COURTESY STAND WITH SANDRA Women’s rights advocate Sandra Fluke (LAW ’12) lost to fellow Democrat Ben Allen in her bid to become a California state senator.
COURTESY STAND WITH SANDRA
Women’s rights advocate Sandra Fluke (LAW ’12) lost to fellow Democrat Ben Allen in her bid to become a California state senator.

California State Senate candidate Sandra Fluke (LAW ’12) lost her race in the state’s 26th District to fellow Democrat and longtime area resident Ben Allen on Tuesday.

Fluke received 39 percent of the vote in the runoff election, which pitted the two Democrats against each other as part of California’s “jungle primary” rules, in which the top two finishers in the primary election, regardless of party, face off in the general election. Her large margin of defeat comes in stark contrast to her close second-place finish in the June primary and her fundraising advantage over Allen throughout the campaign.

Fluke gained national recognition after testifying in 2012 in front of Congress about the Affordable Care Act’s birth control mandate, urging Georgetown University to cover the co-pay for female students’ contraceptives, which it did not do until August 2012. Conservative radio show host Rush Limbaugh called Fluke a “slut” in response to her testimony, drawing widespread criticism for his comments.

Fluke continued to stand up for women’s rights after the incident, and spoke on the role of women at the 2012 Democratic National Convention. She originally contemplated a run for the retiring Rep. Henry Waxman’s (D-Calif.) seat in the U.S. House of Representatives.

H*yas for Choice President Abby Grace (SFS ’16) attributed Fluke’s candidacy and primary success to the positive national attention she received for standing up for women’s needs.

“The positive media reaction afterward, reporting her and using that as a larger platform to call out not only Rush Limbaugh but other Republican commentators increased her name ID to where she was even able to run in the first place,” Grace said.

Jenna Galper (COL ’17), who interned on Fluke’s campaign over the summer, said the atmosphere of Fluke’s campaign was primarily positive.

“I think people were really optimistic and very hopeful. I mean, she did have a lot of momentum behind her,” Galper said. “So I think, at least from the perspective I got, that people were expecting her not only to not lose by a large margin but actually to win.”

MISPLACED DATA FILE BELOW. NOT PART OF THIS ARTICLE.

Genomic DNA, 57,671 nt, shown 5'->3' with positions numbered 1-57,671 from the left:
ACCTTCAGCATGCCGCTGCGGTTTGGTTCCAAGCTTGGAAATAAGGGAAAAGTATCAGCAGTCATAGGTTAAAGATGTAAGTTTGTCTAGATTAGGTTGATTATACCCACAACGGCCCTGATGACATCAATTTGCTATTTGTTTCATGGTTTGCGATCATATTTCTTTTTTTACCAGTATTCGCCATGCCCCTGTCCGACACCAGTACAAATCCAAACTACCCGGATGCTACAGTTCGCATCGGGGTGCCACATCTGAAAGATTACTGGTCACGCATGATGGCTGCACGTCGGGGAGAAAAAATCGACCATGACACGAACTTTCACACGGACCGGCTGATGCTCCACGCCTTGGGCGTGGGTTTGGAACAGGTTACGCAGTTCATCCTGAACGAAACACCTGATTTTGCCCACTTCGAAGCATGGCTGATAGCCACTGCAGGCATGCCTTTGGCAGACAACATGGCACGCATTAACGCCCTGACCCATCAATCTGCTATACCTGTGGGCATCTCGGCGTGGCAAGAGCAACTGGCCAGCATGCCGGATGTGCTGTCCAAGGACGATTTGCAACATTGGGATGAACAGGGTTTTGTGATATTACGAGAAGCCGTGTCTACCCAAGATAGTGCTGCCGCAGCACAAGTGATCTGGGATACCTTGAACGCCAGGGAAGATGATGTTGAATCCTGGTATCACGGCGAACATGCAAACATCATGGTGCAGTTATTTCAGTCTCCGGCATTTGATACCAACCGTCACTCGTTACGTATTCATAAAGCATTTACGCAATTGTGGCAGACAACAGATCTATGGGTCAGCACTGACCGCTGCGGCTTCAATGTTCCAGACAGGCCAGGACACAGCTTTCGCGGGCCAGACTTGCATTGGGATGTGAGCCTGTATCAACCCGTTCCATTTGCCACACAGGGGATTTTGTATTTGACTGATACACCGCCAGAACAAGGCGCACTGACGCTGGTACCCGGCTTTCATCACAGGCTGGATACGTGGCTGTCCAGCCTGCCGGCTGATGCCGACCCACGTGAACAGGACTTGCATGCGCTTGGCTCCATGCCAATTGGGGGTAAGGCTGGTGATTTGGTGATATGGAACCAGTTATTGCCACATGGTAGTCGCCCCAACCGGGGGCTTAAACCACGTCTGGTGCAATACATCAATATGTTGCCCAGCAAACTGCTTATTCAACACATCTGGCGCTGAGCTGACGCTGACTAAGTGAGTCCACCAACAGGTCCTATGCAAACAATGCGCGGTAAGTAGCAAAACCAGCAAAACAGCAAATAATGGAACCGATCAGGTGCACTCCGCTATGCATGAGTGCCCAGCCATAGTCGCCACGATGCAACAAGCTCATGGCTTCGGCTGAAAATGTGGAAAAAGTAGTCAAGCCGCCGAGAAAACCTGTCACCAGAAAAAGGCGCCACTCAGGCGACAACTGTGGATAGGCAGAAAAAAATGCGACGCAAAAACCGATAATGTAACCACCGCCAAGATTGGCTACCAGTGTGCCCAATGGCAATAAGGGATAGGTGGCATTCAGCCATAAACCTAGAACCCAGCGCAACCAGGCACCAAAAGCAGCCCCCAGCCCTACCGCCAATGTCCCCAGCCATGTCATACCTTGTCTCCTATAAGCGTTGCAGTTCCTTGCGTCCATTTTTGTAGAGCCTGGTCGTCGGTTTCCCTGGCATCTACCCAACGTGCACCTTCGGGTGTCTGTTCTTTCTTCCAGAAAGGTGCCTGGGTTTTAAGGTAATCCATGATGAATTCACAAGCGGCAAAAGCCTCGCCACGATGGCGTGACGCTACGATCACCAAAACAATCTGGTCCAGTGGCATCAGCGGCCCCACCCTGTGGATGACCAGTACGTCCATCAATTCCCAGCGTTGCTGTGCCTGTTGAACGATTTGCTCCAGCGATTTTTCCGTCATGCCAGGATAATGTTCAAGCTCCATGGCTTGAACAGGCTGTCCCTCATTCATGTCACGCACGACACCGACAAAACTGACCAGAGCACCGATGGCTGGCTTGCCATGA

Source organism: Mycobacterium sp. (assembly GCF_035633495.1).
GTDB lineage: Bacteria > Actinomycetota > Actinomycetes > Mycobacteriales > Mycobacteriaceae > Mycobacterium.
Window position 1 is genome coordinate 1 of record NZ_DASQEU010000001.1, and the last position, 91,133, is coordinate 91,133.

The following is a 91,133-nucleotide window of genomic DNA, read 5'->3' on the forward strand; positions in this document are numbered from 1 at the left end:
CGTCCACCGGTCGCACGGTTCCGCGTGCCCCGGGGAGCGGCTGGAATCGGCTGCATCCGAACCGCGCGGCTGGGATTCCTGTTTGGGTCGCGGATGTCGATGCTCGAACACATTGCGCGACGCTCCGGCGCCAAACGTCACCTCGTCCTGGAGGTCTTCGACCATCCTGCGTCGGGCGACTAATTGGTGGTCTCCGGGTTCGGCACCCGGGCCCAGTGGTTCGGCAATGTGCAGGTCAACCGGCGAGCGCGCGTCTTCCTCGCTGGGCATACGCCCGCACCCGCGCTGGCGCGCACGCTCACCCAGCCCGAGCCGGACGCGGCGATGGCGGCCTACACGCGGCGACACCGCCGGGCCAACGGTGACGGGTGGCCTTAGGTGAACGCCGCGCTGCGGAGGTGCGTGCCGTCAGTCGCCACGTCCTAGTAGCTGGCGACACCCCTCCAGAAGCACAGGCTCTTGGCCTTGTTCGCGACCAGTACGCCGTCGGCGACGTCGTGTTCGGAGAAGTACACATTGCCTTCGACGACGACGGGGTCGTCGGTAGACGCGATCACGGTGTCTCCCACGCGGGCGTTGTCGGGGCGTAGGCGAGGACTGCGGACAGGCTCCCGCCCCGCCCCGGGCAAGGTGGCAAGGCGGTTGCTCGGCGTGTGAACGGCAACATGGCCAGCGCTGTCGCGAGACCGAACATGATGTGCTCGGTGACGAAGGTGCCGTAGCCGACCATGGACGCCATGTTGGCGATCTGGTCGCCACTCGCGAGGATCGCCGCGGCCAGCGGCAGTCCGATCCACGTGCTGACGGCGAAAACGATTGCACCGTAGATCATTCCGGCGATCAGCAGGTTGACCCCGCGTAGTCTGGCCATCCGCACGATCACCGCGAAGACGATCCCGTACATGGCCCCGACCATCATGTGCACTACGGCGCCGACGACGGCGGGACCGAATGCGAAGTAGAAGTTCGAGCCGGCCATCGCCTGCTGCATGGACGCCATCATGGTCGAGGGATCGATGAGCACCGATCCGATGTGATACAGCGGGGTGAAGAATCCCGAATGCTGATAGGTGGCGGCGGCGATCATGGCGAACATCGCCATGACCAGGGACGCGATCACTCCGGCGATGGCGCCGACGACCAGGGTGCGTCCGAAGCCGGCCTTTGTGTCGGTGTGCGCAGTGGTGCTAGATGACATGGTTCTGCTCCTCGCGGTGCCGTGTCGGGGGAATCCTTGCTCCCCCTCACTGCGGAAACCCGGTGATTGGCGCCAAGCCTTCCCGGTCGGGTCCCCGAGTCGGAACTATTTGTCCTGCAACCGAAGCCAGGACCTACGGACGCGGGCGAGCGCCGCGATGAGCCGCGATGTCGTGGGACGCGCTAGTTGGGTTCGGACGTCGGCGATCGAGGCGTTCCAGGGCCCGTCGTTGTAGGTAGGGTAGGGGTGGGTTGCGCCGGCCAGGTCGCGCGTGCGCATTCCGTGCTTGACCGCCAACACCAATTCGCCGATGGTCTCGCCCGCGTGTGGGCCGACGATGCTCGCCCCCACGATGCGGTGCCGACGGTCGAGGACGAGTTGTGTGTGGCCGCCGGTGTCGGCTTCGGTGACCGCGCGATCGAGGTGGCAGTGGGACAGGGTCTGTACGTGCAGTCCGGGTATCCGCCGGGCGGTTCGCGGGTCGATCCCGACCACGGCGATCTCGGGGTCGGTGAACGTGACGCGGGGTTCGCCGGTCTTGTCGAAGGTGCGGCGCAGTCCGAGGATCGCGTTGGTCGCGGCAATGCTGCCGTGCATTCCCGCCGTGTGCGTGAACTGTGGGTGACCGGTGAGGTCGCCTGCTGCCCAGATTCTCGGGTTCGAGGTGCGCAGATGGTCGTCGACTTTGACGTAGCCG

Despite the positive attention, the race proved to be difficult for the 33-year-old Fluke, facing Allen, 36, who already served on the Board of Education in the 26th District, a coastal district encompassing affluent areas like Santa Monica, Palos Verdes, Manhattan Beach, Brentwood and Beverly Hills, after redistricting. Fluke, who received her bachelor’s degree from Cornell University, is a Pennsylvania native. She moved to West Hollywood with her husband in 2012.
Government Department Chair and American government professor Michael Bailey attributed Fluke’s loss to her reputation as being solely a “women’s issues” candidate.

“I would say being a young woman whose signature issue is women’s issues, then the politics of it seem to me that she would really have to work to figure out a way to have something else,” Bailey said. “It’s not that ‘She’s a young woman, so I’m voting against her,’ but if she were a young man who had the same policy platform, she probably wouldn’t have had to worry about that same kind of pigeonholing.”

Grace noted that Fluke’s attempts to address other issues contributed to the perception of her as an unqualified candidate.

“A lot of times it’s easy when you see young ambitious men running for office to say they’re go-getters, they’re making a name for themselves. But when women perceive the same actions, a lot of times they’re perceived as overly efficient, unqualified, unprepared,” Grace said. “She was forced to talk about other issues like energy and the environment, which are certainly important issues, but I think that perhaps that moved her a bit out of her comfort zone.”

Since Fluke’s campaign was more associated with national politics than her opponent’s, Bailey hypothesized that the dissatisfaction with Democrats in Congress may have diffused into the race.

“The general story is this anti-Democratic movement that emerged when things got coupled up with the national politics,” Bailey said.

Grace felt confident that Fluke would run again in the future.

“I definitely think that she’ll run again in her life. There’s a lot to be said for lessons that you learn on the first campaign trail. She still has a good bit of time, and she is very passionate about political activism in general, and if you really have that drive, one setback isn’t going to knock you down,” Grace said.

Galper agreed.

“It’s always disappointing to see young women lose running for office. But she’s still young, and I think she has a promising career ahead of her,” she said.

Fluke’s campaign could not be reached for comment.

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